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  • Applying for a New License (Teen Drivers) in Florida

    Requirements By Age

    Age Take Driver's Education Apply for Learner's License Complete 50 Hours, Supervised Driving Apply for Class E Operator's License (restricted) Apply for Class E (restrictions released)
    15 X X X
    16 & 17 X X X X
    18 X

    Graduated Driver’s License Program

    Founded in 1996, Florida's Graduated Driver’s License program was one of the first in the nation. A teen goes through three stages of increasing driver responsibility, showing he or she is capable of handling each one, before obtaining a full, permanent driver’s license.

    To get an unrestricted Class E license, teens must:

    1. Take a Traffic Law and Substance Abuse Education course through a private company or a school.
    2. Apply for a Learner’s License.
    3. Practice driving for 50 hours (10 of which are at night) with a parent or other licensed person 21 years or older.
    4. Take a driver’s training class with a professional. It isn't mandatory, but smart. Driver's training classes allows an applicant to get a waiver for the driving test.
    5. Hold the Learner’s License for 1 year before applying for an Operator’s License.
    6. Hold the Operator’s License for 1 year.
    IDS

    Florida Drivers Preparation Course

    Think you need a little more help understanding the rules of the road? Our Florida Driver's Preparation Course was made just for you! This one-hour course is designed to be a condensed version of your driver's education course, which means you'll get all the information you need in a fraction of the time.

    Florida Driver Prep Course $14.95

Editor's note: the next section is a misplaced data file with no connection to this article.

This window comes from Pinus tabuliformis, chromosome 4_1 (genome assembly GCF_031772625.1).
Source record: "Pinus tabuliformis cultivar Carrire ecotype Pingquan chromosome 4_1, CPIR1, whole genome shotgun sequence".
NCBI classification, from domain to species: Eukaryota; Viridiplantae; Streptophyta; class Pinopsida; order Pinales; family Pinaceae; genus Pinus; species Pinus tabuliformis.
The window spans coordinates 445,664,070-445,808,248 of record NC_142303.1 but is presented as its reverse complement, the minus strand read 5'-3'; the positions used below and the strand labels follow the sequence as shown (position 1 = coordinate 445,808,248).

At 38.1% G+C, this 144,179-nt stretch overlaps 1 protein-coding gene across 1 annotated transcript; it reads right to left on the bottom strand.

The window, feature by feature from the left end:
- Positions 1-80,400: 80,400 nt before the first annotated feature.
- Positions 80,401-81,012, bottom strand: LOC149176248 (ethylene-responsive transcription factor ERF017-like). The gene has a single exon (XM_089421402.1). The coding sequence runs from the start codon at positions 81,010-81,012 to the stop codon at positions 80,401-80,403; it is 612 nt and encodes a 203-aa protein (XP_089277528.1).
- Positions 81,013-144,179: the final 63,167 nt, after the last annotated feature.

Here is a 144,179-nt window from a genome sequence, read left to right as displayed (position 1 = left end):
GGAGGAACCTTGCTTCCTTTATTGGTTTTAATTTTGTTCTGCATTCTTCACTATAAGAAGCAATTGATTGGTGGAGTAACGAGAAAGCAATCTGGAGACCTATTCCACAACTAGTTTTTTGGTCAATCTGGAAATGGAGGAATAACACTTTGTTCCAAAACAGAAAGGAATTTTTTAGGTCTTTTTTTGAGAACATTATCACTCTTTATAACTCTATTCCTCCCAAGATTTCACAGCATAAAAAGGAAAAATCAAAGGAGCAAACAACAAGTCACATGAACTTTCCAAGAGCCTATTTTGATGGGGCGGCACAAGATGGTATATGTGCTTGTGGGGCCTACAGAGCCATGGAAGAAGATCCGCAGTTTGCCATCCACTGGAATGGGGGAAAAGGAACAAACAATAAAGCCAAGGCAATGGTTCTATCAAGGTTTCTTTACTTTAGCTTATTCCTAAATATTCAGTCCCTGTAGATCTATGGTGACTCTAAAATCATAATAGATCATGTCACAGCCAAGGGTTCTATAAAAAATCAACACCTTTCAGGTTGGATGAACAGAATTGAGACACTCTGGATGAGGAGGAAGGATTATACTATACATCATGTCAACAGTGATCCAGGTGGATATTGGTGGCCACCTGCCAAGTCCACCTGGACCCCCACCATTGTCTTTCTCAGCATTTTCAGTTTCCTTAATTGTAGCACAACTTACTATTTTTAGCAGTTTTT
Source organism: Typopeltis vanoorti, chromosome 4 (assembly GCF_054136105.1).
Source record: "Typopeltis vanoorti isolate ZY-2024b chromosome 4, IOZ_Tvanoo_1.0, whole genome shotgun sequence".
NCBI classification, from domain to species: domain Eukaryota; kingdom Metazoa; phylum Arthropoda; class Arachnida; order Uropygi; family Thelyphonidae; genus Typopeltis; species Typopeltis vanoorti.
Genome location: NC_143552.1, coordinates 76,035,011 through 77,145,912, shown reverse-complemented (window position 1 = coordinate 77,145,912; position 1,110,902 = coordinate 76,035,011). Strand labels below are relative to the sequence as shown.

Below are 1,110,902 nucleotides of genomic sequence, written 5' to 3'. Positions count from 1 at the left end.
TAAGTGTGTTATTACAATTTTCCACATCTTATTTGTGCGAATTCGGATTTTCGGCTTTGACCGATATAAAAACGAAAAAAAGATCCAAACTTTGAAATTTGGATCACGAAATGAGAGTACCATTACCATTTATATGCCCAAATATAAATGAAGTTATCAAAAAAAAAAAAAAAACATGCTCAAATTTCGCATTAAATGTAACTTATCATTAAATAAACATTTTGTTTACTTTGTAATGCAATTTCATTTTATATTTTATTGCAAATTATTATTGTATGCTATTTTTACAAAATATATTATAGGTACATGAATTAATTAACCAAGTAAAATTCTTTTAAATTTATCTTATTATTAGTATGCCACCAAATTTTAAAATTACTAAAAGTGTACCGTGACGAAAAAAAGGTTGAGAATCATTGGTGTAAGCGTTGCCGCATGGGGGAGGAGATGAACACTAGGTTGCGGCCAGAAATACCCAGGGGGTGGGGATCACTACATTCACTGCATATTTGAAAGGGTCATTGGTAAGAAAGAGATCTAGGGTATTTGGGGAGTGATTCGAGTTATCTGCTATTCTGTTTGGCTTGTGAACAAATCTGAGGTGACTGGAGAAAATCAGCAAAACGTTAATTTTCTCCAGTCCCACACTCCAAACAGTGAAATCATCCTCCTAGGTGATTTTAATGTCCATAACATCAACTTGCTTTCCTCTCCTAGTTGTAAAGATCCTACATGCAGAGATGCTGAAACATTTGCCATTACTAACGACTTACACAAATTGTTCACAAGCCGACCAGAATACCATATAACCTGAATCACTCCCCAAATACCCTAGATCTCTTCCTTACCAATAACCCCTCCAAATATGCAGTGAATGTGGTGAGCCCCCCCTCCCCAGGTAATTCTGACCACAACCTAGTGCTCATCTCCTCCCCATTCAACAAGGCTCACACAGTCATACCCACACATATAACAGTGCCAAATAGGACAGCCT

Florida 100 Question Practice Test
    + Driver Prep Course
    $24.95

    Looking for a specialized driver preparation course? I Drive Safely also provides Motorcycle License Prep Course and Commercial (CDL) Prep Course as well.

    Take Drivers Education

    Residents

    You may take a state-approved driver’s ed program or one offered through your high school.

    New to the State

    If you’re new to the state and have a non-provisional license from another state, you’ll still have to go through the graduated driver license program.

    However, you can skip the Learner’s License if you’ve had your license for at least a year, and go straight to the Operator’s License if you have taken the Traffic Law and Substance Abuse Education course. Just show your out-of-state license. You may still have to take a written, hearing, vision, and driving test.

    If you have taken driver’s training in another state and want to get your driving test waived, you will need to inquire at the DHSMV office or the main customer service line at (850) 617-2000 as to whether they’ll accept the course from your old state.

    Obtain a Learner’s License

    1. Study the driver handbook and take a practice test to prep for your written test.
    2. Have your parent or guardian sign the Parental Consent Form, and get it notarized if he can’t accompany you when you apply. (Keep in mind, if you’re under age 18 and not married, your parent or guardian must accompany you to sign this form.)
    3. Don't forget your proof that you passed a Traffic Law and Substance Abuse Education course.